But when the one who set me apart was pleased to reveal His Son in me so that I could preach Him among the Gentiles… - Galatians 1:15-16a (NET)
This mention of Paul’s call to preach the Gospel to the Gentiles is an excellent precursor to what follows in the second chapter of this letter to Galatia. Raising the issue of Gentile inclusion under the banner of the covenant, which is the purpose of preaching the Gospel to the Gentiles, necessarily invokes considerations of adequate covenant marking. In regards to this, as Paul relates the story of his journey to Jerusalem in the years following his own conversion, and as his ministry and message of Gentile inclusion among God’s covenant people based on confession of Jesus as Lord has been established for quite some time, he writes “not even Titus, who was with me, was compelled to be circumcised, although he was a Greek” (2:3). This is key, as it assists Paul in laying the foundation for his arguments concerning justification---what it is, how it occurs, and what it represents---which comes later in the second chapter.
Why is it significant that Titus, a Gentile, was not compelled to be circumcised? It’s significant because of who it is that did not do the compelling, namely, the “influential people” (2:2) in the Jerusalem church. If these “influential people,” located in Jerusalem, which was the obviously the bastion of Judaism and the geographical source of those that went out to other churches in other areas insisting on the need for Gentiles to Judaize in order to properly and legitimately participate in the covenant and to enjoy its promised blessings, did not insist on circumcision for Titus (with circumcision also standing in for the other covenant markers of Sabbath-keeping and food laws), then this spoke volumes for Paul’s message and his understanding of the justification that he had been preaching for fifteen years. In fact, Paul makes it clear that the only ones that insisted on Gentile circumcision and their performance of the works of the law were “false brothers with false pretenses” (2:4b). By deduction then, true brothers with true motives were those that recognized the basis for Gentile justification as belief in Jesus as Lord.
Further elaborating on his time in Jerusalem, and further validating the argument that he is presenting to the Galatian brethren, Paul informs them that “those who were influential… added nothing to my message” (2:6a,c). Not only was his message about justification and its corresponding covenant markers that allowed Gentiles to enter the covenant people as non-Judaizing Gentiles accurate, but there was no fault to be found with it. It is also possible that Paul meant this statement as a double entendre, insisting that nothing needed to be added to the acceptance of the Gospel, such as circumcision, Sabbath keeping, or adherence to food laws (this is not about doing “good works”), to validate one’s justified status.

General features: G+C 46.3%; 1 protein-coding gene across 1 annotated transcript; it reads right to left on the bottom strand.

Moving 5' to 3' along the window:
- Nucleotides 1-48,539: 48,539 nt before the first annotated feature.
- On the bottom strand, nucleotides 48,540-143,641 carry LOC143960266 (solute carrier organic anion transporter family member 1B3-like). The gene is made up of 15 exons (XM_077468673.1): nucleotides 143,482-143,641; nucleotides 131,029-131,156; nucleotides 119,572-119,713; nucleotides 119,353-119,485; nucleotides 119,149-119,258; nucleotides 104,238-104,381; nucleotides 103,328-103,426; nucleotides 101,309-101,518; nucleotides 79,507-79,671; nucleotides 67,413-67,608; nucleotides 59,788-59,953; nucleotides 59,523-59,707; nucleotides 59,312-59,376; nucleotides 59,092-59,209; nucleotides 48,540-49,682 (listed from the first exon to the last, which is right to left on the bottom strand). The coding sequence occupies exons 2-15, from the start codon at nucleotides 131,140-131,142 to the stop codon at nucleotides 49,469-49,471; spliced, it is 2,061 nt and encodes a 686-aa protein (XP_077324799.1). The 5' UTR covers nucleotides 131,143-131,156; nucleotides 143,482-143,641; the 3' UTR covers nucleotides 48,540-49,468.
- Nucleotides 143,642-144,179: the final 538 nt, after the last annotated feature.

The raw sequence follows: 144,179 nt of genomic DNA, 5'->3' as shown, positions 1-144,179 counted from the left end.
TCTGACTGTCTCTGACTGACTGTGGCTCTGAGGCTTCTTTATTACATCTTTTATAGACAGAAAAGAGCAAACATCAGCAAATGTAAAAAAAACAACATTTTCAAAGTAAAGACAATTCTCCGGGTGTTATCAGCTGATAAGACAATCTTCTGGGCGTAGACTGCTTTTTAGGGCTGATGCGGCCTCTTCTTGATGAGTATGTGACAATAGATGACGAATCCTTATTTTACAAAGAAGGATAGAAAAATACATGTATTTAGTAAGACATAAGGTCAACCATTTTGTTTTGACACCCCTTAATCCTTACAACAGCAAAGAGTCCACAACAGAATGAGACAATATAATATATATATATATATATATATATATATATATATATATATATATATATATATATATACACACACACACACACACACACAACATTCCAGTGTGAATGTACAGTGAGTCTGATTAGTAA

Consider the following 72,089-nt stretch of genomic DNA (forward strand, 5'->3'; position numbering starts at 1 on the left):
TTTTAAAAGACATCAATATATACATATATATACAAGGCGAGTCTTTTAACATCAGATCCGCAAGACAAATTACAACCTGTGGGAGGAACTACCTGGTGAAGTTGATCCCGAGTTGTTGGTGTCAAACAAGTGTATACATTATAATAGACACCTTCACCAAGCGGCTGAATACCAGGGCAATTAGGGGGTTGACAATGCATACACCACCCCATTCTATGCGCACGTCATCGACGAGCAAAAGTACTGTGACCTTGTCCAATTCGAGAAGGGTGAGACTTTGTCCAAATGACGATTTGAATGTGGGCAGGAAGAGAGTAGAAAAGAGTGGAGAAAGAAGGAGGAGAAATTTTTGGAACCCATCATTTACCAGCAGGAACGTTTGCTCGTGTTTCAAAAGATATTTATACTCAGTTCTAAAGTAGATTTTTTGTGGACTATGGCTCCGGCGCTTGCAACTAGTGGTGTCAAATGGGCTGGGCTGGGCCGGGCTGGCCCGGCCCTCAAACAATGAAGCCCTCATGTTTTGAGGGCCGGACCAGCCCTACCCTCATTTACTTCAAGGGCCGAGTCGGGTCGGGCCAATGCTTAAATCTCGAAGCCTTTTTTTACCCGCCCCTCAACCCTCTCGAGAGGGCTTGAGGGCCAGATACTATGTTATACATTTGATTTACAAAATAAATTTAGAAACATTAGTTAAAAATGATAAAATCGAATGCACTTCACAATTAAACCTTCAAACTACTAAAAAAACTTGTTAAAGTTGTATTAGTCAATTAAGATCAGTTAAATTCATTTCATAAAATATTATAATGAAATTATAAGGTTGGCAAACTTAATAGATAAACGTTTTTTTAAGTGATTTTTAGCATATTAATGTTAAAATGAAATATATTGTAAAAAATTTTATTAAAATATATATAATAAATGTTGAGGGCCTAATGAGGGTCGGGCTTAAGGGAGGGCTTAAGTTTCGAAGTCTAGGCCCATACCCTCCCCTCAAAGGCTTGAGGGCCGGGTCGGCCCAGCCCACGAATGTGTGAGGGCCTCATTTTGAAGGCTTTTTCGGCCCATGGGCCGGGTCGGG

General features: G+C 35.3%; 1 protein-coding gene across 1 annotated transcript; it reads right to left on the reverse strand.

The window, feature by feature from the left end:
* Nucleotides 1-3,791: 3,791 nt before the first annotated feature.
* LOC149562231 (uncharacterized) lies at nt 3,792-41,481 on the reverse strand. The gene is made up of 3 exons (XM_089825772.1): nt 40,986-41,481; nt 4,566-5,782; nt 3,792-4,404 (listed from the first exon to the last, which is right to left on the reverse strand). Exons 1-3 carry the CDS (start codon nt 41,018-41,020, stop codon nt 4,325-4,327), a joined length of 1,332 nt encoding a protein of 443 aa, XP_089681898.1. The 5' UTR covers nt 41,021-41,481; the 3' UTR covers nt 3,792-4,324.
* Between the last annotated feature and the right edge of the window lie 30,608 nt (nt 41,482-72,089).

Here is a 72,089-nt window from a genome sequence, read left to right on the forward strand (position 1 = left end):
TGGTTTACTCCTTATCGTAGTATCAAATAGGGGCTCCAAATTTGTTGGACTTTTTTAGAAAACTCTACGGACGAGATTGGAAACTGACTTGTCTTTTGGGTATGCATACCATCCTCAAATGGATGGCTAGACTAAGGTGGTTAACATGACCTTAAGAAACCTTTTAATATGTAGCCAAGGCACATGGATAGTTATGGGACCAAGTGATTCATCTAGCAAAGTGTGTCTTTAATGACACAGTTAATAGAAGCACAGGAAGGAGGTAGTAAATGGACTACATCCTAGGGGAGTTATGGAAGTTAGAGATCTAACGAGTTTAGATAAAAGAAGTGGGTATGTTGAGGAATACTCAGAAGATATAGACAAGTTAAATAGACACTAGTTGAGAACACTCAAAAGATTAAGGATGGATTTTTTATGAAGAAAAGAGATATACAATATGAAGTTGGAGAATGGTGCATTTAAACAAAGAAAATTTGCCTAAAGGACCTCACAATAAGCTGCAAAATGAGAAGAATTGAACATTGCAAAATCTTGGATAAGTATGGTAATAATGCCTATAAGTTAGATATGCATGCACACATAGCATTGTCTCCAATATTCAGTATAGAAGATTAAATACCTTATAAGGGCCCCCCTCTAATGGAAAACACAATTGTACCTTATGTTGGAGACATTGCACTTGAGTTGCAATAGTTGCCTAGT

With what immediately follows, we see that Paul never loses sight, and never allows his audience to lose sight of the all-peoples inclusion and world-encompassing nature of what the God of Israel had accomplished and set forth through the Messiah Jesus, as he adds to the lack of the addition of anything to his message, writing “On the contrary, when they saw that I had been entrusted with the Gospel to the uncircumcised just as Peter was to the circumcised… they gave to Barnabas and me the right hand of fellowship, agreeing that we would go to the Gentiles and they to the circumcised” (2:7,9b).
Though there is a distinction drawn in terms of ministry focus, there is no distinction drawn between Jews and Gentiles in terms of their position relative to the covenant God or in their participation in His kingdom that has been inaugurated through the Resurrection of Jesus, nor is there a distinction in the message that is to be preached to Jews and Gentiles. Both groups are to hear and accede to the message that confession of the Gospel’s claim is now the basis for God’s ongoing covenant with His people, and that His people now consist of people drawn from all nations, without distinction.
This cannot be said enough, as it is the ground in which the concept of justification is rooted. We cannot allow ourselves to be distracted by an incorrect approach to the issue of justification, especially as it is addressed in Romans three and Galatians two, which would have us considering the subject in terms of attaining an individual salvation that looks to an eternity in heaven as the reward of “faith alone” that stands against an attempt to achieve heaven via performing “works” in accordance with a code of law. This approach, which would not be recognized or understood by Paul himself, must be removed from the field, as justification has primarily to do with being included in the covenant people of God.
“Faith alone” versus “works” is only relevant to a discussion of covenant markers, inseparable from the Jew/Gentile divide and the barriers that had heretofore prevented the enlargement of God’s covenant people, with “faith alone” standing for the new covenant marker that coincides with the new age of the kingdom that has dawned and the new creation that manifests itself whenever a person confesses the Lordship of Jesus and so is “in Christ,” while “works” stands for the old covenant markers that Paul now equates with the old age that preceded the coming of the kingdom of God (that must exist and already be ongoing because of the claim that Jesus is Lord and King) and the old creation that is steadily passing away in the face of the victory of God foretold and begun in Christ’s victory over death and the grave.